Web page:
William Kowalski, bestselling author

William Kowalski, bestselling author

 The First Draft

The first draft is the hardest of all to write.  You’re creating something out of nothing.  You’re pulling ideas from the limitless dimension of your imagination and trying to force them to fit into two-dimensional space–a cruel act akin to murdering a small animal.  Maybe you’re judging yourself and your work before it’s even on the page, worrying about whether it’s good enough.  Maybe you become paralyzed whenever you think about even trying this, because the thought seems so overwhelming. 

Welcome to the life of a writer. 

The purpose of this section is to remind you of a few things. 

First of all, remember that you have to start somewhere, with raw material.  Imagine a sculptor working in his studio.  He needs something to sculpt, right?  He needs a block of marble to chip away at.  With the first draft, you are just creating that block of marble.  The actual sculpting happens later–in the second and subsequent drafts.  The first draft is unique among all drafts in that this is when you make the raw material.  Making something out of nothing is very hard.  It takes a lot of energy.  You should be patient with yourself during this phase.  My recommendation is that you don’t even talk about it yet.  Ideas at this stage are very fragile.

Secondly, you must learn to deactivate your internal editor.  We all contain some part of ourselves that is very self-critical.  In writers, this part actually tends to be rather stronger than it is in so-called normal people, and not just when it comes to writing, either.  Why is this?  Ask your psychiatrist.  For now, I’m simply asking you to accept the fact that while inner criticism has a time and a place, the first draft is not it.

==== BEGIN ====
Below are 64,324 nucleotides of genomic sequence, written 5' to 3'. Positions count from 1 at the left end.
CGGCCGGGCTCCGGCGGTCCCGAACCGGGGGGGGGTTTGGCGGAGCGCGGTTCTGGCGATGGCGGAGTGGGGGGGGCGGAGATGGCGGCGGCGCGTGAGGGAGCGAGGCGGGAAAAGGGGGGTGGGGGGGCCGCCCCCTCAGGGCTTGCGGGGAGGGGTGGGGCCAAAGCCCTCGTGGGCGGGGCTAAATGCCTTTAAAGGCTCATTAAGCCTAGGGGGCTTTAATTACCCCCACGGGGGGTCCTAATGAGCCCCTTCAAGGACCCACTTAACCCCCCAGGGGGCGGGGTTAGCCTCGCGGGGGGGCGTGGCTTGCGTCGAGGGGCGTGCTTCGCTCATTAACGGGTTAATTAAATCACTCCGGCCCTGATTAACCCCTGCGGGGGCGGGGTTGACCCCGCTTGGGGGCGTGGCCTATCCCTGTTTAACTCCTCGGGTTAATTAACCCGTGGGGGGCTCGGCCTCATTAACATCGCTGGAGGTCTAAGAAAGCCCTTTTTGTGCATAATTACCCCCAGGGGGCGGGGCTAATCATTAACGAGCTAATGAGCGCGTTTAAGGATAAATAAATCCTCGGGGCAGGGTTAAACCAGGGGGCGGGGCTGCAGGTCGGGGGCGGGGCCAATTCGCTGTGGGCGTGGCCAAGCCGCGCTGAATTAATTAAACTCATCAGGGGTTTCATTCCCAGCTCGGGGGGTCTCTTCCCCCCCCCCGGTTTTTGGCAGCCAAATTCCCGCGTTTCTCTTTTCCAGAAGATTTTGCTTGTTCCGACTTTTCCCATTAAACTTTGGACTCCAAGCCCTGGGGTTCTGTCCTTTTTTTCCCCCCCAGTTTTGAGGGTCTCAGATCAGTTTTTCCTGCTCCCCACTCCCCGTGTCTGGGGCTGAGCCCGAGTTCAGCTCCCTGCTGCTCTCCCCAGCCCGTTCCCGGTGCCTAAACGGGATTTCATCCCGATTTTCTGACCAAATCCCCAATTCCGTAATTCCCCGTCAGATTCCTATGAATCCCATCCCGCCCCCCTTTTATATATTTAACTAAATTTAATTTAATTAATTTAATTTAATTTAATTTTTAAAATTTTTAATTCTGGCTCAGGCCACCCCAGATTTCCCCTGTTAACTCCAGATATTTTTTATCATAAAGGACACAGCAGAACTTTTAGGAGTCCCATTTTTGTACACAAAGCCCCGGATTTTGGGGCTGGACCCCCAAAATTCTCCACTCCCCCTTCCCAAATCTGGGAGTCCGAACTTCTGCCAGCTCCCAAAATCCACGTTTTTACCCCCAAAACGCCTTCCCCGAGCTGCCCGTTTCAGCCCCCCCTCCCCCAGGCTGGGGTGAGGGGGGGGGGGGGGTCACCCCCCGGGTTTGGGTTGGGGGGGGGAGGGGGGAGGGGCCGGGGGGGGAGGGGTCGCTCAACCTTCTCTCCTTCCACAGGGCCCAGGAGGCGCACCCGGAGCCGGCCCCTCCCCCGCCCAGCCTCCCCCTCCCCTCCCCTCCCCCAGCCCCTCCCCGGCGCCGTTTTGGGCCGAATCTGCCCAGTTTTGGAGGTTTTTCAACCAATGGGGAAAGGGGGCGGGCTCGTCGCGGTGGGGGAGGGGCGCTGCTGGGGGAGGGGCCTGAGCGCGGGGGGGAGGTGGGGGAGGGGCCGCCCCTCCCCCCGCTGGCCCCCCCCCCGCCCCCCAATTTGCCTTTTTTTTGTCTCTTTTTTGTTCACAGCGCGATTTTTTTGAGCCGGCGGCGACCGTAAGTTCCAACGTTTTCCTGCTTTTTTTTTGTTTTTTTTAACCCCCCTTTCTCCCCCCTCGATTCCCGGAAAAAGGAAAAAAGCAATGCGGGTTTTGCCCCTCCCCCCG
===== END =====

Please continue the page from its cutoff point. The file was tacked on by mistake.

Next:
I once conducted a writing workshop in which I asked participants to visualize their inner critic.  I asked them to give it a face, then a name, and even to write a description of it, as if it was a character in a story.  Then I asked them to write that critic a letter, thanking them for its hard work and good intentions and letting him or her know that they would be called upon when needed, but until then, they needed to stay quiet and out of the way. 

I learned how to deal with my own inner critic simply by learning to repeat my routine of showing up at my desk every day, or nearly every day, and working through the selfdoubt.  There were many years of this.  Just thinking about it now is exhausting.  Many other books on writing will emphasize the importance of routine, and I fully agree, but I don’t feel I have much to add to that, either.  My own experience was not transcendental or phantasmagorical or even very special.  I just kept writing, and eventually I got to a point where I was able to sit down and start writing more or less immediately.  This happened, I believe, because I was able to train myself to start by focusing on small details, rather than big things.   As my old karate teacher, Jorge Aigla, used to say:  “There are no big things in life.  Everything is made up of small details.”  Stories are no different.  Nowadays, when I want to get started on something, I don’t spend hours staring at a blank screen or piece of paper.  I am able to begin work on a thing fairly quickly after conceiving of it, and while I will often rewrite a piece many, many times, that doesn’t matter.  What matters is that I’m writing.